Under the proposed merger, Pfizer would have shifted its corporate address — but not its operations or its corporate headquarters — to Ireland in order to avoid paying corporate income taxes in the United States. In recent years such deals, whereby a larger U.S. firm acquires a smaller foreign company and moves its corporate address offshore, have proliferated, particularly in the pharmaceuticals industry.
The Obama administration had begun to tighten restrictions on such mergers, known as “tax inversions,” in 2014, but the changes failed to stop the trend. The new regulations from the Treasury Department, revealed just two days before Pfizer and Allergan pulled the plug on their combination, eliminated or reduced key financial benefits of a tax inversion.
For instance, under the new rules, the value of a foreign takeover target’s last three years of acquisitions will now be excluded in determining the tax benefits of a combination. That was significant for the Pfizer-Allergan deal because Allergan had completed three major deals, including a $66 billion dollar merger with Actavis and a $25 billion acquisition of Forest Laboratories.
President Obama hailed the new rules as a way to help prevent companies from taking advantage of what he termed “one of the most insidious tax loopholes out there, fleeing the country just to get out of paying their taxes.”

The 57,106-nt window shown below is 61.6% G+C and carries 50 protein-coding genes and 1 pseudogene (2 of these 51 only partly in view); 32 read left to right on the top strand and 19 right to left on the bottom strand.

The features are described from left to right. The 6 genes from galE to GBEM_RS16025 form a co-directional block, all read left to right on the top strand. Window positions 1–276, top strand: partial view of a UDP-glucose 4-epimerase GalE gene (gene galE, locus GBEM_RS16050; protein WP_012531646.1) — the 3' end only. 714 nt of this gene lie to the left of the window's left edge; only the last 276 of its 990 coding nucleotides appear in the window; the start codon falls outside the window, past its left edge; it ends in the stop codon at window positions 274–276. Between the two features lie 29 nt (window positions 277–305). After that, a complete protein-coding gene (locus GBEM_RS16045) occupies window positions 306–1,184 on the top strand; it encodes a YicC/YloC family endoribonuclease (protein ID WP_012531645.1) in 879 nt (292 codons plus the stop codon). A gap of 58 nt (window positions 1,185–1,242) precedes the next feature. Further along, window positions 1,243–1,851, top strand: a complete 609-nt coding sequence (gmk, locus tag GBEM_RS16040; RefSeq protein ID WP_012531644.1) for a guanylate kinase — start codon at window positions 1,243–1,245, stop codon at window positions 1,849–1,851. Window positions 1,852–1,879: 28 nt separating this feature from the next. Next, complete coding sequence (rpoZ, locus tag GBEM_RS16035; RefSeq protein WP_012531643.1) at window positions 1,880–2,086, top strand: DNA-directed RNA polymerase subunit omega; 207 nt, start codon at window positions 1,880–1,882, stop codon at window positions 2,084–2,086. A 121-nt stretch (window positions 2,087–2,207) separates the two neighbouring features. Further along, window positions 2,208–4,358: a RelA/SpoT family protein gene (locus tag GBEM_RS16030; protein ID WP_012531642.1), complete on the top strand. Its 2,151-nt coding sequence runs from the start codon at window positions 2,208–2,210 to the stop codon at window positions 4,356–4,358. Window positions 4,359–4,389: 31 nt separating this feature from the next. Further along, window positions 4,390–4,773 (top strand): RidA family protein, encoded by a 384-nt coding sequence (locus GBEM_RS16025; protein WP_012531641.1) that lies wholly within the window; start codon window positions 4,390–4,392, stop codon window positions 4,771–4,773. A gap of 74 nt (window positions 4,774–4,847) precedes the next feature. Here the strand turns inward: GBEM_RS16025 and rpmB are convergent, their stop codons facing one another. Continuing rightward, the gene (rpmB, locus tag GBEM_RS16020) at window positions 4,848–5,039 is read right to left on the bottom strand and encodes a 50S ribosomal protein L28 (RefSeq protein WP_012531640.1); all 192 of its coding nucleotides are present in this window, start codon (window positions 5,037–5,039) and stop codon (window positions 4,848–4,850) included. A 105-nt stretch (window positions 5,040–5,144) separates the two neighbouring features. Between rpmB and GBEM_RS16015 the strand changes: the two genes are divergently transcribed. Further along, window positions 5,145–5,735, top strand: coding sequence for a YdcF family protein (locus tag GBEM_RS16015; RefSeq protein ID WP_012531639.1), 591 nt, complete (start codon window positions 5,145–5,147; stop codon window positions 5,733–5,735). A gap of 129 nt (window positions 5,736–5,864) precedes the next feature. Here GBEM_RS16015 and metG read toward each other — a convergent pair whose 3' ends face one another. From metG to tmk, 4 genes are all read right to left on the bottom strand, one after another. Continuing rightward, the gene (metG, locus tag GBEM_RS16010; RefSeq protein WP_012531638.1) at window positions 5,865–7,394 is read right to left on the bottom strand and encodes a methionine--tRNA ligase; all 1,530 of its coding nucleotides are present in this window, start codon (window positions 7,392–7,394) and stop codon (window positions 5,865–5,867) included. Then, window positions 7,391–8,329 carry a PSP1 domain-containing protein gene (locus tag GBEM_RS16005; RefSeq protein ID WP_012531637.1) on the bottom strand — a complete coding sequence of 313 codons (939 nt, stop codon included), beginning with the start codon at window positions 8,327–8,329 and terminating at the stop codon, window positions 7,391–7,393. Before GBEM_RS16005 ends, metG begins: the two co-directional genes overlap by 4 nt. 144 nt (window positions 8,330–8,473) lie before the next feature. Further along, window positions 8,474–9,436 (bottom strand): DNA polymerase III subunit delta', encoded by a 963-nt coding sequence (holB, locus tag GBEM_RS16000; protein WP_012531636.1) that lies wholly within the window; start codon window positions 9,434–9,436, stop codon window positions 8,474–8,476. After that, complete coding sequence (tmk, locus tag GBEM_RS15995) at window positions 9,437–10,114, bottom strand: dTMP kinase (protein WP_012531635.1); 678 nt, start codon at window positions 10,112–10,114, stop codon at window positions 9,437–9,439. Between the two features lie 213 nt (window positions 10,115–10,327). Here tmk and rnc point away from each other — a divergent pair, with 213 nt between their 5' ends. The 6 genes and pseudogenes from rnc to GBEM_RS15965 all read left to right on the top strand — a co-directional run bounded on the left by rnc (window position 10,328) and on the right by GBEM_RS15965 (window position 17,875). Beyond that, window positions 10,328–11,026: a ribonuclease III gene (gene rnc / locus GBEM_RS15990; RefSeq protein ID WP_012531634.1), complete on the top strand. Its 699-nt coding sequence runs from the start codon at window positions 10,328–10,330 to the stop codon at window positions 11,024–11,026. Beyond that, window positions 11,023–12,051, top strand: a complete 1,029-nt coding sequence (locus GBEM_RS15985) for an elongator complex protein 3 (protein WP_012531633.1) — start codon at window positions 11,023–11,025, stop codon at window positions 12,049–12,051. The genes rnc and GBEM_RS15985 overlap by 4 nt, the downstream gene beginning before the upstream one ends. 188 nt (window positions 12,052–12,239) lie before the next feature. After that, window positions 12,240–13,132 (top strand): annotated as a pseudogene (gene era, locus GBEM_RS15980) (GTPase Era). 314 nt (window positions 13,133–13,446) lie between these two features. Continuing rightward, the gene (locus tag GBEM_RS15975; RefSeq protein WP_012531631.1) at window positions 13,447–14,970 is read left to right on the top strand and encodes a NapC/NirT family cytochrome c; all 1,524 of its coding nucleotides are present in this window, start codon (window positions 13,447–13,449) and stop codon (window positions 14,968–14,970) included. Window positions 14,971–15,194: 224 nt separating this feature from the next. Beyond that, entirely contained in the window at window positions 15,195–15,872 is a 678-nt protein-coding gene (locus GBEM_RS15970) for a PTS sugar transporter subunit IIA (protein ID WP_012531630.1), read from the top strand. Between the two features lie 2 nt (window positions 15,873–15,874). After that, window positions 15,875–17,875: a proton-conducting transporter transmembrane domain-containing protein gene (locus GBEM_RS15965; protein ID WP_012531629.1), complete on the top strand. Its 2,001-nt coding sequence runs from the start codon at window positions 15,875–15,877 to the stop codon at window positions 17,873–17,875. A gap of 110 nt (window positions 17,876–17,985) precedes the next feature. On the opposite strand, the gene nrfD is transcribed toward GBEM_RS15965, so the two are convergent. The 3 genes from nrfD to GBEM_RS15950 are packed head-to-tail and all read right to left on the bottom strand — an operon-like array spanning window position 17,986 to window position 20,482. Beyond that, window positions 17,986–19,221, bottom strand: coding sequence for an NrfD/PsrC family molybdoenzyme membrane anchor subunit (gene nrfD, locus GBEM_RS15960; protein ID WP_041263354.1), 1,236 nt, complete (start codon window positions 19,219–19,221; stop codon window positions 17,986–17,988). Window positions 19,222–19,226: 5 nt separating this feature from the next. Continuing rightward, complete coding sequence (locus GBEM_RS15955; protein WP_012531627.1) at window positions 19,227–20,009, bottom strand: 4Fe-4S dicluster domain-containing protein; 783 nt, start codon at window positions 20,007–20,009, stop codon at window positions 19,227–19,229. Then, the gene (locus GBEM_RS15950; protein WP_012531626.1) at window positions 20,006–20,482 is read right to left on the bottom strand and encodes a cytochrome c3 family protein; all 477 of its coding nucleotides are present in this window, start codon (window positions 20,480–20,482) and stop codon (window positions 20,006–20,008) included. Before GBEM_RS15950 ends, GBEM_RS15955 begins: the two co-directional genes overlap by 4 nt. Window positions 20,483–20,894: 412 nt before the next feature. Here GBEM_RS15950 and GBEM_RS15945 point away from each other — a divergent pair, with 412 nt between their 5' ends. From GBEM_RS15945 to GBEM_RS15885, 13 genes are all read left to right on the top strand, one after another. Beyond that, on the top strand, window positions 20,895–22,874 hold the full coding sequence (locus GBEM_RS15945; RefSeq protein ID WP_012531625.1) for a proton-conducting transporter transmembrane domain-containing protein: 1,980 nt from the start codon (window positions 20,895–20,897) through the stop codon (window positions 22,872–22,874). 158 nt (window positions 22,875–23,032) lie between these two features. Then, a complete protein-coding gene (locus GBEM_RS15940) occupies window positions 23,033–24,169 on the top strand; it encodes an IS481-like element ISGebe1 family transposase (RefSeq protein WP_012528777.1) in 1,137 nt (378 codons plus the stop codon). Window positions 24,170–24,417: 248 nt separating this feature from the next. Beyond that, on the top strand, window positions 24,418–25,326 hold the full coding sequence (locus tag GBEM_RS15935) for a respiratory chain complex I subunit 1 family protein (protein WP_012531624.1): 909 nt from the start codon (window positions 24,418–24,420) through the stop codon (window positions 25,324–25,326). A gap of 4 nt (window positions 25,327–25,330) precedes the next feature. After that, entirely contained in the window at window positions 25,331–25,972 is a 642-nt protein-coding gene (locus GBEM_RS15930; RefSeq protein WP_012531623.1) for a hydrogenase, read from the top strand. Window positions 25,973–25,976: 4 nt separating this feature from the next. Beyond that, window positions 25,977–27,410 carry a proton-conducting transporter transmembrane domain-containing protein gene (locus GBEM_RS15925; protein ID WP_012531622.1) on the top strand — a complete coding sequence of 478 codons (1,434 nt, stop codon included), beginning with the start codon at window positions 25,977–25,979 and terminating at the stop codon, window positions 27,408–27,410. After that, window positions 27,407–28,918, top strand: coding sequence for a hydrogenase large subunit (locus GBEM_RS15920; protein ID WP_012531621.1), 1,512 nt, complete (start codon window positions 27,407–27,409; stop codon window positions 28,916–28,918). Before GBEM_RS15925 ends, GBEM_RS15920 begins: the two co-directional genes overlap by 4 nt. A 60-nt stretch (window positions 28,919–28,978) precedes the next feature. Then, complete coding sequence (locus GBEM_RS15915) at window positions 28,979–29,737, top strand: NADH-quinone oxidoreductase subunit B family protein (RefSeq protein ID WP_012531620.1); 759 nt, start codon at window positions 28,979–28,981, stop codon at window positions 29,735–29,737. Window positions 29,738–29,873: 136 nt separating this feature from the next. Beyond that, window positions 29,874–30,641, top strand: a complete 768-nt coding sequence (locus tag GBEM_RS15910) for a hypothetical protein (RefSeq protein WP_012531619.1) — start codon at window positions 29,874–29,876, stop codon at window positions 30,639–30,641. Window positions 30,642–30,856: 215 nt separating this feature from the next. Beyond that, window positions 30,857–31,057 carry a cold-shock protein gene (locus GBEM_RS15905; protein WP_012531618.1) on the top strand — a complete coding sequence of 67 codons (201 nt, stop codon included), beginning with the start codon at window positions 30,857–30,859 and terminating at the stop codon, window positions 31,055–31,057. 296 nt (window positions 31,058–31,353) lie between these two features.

The Pfizer-Allergan merger would have been the largest inversion yet, and it was expected to lower Pfizer’s tax rate from about 24% to 17%, saving it about $35 billion in taxes. Such transactions have become part of the debate in the current presidential campaign, but have attracted bipartisan criticism.
For Pfizer, it was the third unsuccessful acquisition attempt in recent years. Its hostile bid to take over AstraZeneca PLC in 2014 foundered in the face of unyielding resistance from AstraZeneca and strong political opposition in the United Kingdom over potential job losses there.
Neither Pfizer nor Allergan had approached the deal from positions of weakness. Both are highly profitable and have strong product pipelines.
Pfizer, for instance, earned net profits of $7.74 billion on revenue of $48.85 billion in 2015 — a net ratio of a whopping 15.8%. However, revenue growth has gotten more difficult, as the expiration of patent protection for such blockbuster drugs as Lipitor has eroded the company’s revenue base. Its top line for 2015, for example, represented a decrease of 1.5% from 2014’s revenues totaling $49.61 billion.
With the new Treasury Department regulations making inversion deals less feasible, the company may now proceed to break itself up. “We plan to make a decision about whether to pursue a potential separation of our innovative and established businesses by no later than the end of 2016, consistent with our original time frame for the decision prior to the announcement of the potential Allergan transaction,” chairman and chief executive officer Ian Read said in a statement.
For Allergan’s part, it will proceed with its planned sale of a substantial share of its generic drug business to Israel-based Teva Pharmaceuticals, the world’s largest generic drug manufacturer, for $40 billion. It will receive a breakup fee of $150 million from Pfizer.
“While we are disappointed that the Pfizer transaction will no longer move forward, Allergan is poised to deliver strong, sustainable growth,” stated Allergan CEO Brent Saunders. “Allergan is focused on delivering growth from an efficient operating structure while also being committed to investing in R&D.”